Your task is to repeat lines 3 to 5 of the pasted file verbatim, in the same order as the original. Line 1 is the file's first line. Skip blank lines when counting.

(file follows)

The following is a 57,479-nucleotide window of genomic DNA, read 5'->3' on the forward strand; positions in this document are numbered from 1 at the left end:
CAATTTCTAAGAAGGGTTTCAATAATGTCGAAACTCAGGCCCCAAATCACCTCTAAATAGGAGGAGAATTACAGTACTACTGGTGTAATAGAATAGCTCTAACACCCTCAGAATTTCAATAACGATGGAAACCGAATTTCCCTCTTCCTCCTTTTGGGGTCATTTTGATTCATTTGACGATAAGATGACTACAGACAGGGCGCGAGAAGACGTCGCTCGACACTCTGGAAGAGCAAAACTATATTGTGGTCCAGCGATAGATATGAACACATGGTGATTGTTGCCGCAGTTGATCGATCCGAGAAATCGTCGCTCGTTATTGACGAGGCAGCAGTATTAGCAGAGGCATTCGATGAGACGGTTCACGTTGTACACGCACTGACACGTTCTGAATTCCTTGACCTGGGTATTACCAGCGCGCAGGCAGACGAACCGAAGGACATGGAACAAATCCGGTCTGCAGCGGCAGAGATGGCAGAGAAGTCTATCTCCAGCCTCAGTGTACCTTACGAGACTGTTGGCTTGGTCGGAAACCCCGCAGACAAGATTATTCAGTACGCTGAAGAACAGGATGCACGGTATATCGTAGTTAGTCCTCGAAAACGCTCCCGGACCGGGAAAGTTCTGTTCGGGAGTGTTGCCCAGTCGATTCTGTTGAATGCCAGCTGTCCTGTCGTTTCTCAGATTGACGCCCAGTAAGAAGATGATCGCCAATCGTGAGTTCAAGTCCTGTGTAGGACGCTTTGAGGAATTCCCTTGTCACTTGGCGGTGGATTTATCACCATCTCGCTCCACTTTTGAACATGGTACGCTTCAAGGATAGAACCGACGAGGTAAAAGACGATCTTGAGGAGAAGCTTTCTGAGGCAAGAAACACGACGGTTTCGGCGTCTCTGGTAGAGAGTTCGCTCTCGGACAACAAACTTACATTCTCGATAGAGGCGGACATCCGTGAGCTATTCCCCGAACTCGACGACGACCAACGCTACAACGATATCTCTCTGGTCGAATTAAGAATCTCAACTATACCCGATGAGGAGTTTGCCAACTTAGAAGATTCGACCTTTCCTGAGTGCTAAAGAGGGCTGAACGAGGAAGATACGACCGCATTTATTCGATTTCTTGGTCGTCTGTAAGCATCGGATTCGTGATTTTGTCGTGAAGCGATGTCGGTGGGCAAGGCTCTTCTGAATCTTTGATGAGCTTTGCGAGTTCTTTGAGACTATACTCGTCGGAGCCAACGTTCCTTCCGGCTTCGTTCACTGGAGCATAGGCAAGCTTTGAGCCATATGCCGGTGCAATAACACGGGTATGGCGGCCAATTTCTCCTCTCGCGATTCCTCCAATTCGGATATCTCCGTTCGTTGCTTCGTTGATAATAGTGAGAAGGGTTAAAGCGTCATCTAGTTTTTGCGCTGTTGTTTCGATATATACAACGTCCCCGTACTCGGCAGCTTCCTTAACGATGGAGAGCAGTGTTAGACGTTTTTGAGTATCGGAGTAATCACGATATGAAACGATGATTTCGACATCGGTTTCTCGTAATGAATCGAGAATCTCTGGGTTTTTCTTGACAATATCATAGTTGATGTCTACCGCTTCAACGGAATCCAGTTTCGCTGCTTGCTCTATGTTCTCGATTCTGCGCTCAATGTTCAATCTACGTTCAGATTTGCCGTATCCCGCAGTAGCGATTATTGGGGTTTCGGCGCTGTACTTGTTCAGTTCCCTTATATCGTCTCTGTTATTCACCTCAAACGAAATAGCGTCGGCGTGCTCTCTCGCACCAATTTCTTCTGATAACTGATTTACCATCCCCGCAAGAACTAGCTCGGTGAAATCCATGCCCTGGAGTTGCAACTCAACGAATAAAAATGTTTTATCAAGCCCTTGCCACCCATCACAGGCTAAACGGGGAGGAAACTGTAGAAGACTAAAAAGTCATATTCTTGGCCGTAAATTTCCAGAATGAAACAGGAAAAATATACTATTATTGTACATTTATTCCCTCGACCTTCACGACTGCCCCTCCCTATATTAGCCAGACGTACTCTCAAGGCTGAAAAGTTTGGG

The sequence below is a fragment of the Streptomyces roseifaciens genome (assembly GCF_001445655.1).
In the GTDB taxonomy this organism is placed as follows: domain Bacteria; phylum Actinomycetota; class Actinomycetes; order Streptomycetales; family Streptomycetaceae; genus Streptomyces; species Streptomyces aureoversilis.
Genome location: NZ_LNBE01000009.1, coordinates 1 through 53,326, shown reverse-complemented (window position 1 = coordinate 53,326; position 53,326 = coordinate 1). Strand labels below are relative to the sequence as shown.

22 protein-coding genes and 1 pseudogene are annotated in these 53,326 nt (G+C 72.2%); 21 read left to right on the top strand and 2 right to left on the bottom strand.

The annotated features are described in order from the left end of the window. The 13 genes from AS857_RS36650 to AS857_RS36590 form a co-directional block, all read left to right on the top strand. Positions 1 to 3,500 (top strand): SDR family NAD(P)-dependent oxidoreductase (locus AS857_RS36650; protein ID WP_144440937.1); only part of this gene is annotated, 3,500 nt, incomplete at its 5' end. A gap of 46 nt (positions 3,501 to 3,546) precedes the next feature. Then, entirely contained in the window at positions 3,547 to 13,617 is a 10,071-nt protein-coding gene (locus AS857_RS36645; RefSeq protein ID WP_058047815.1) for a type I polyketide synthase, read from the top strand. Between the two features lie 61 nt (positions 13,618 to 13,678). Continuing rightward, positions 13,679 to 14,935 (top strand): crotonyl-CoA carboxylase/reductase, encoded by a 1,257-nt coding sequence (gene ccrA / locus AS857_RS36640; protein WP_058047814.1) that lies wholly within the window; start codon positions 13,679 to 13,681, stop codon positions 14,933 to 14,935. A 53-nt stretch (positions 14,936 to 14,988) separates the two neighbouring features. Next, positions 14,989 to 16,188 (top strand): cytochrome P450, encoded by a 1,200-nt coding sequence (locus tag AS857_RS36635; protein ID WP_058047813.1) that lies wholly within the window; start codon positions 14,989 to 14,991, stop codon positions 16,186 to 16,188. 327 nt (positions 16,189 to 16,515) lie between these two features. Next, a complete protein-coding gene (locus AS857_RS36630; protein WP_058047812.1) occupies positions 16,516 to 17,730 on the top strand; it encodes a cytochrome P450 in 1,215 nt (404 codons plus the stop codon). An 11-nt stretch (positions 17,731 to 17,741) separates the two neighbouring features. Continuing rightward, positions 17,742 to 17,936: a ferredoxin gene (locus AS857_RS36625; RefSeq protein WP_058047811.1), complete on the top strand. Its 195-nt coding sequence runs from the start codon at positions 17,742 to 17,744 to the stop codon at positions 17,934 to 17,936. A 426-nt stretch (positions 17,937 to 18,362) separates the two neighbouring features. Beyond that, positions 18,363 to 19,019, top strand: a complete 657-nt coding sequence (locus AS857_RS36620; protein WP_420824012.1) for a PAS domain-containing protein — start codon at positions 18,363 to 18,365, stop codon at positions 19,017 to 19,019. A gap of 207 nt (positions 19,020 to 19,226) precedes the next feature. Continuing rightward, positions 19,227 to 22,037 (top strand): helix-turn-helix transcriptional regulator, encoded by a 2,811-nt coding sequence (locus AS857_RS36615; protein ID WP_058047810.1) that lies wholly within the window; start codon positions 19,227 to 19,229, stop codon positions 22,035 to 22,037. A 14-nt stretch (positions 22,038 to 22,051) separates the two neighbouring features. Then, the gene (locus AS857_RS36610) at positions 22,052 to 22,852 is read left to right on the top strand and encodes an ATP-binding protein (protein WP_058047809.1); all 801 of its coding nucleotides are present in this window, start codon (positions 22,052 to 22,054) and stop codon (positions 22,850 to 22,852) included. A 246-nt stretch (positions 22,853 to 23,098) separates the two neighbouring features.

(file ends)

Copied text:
The sequence below is a fragment of the Streptomyces roseifaciens genome (assembly GCF_001445655.1).
In the GTDB taxonomy this organism is placed as follows: domain Bacteria; phylum Actinomycetota; class Actinomycetes; order Streptomycetales; family Streptomycetaceae; genus Streptomyces; species Streptomyces aureoversilis.
Genome location: NZ_LNBE01000009.1, coordinates 1 through 53,326, shown reverse-complemented (window position 1 = coordinate 53,326; position 53,326 = coordinate 1). Strand labels below are relative to the sequence as shown.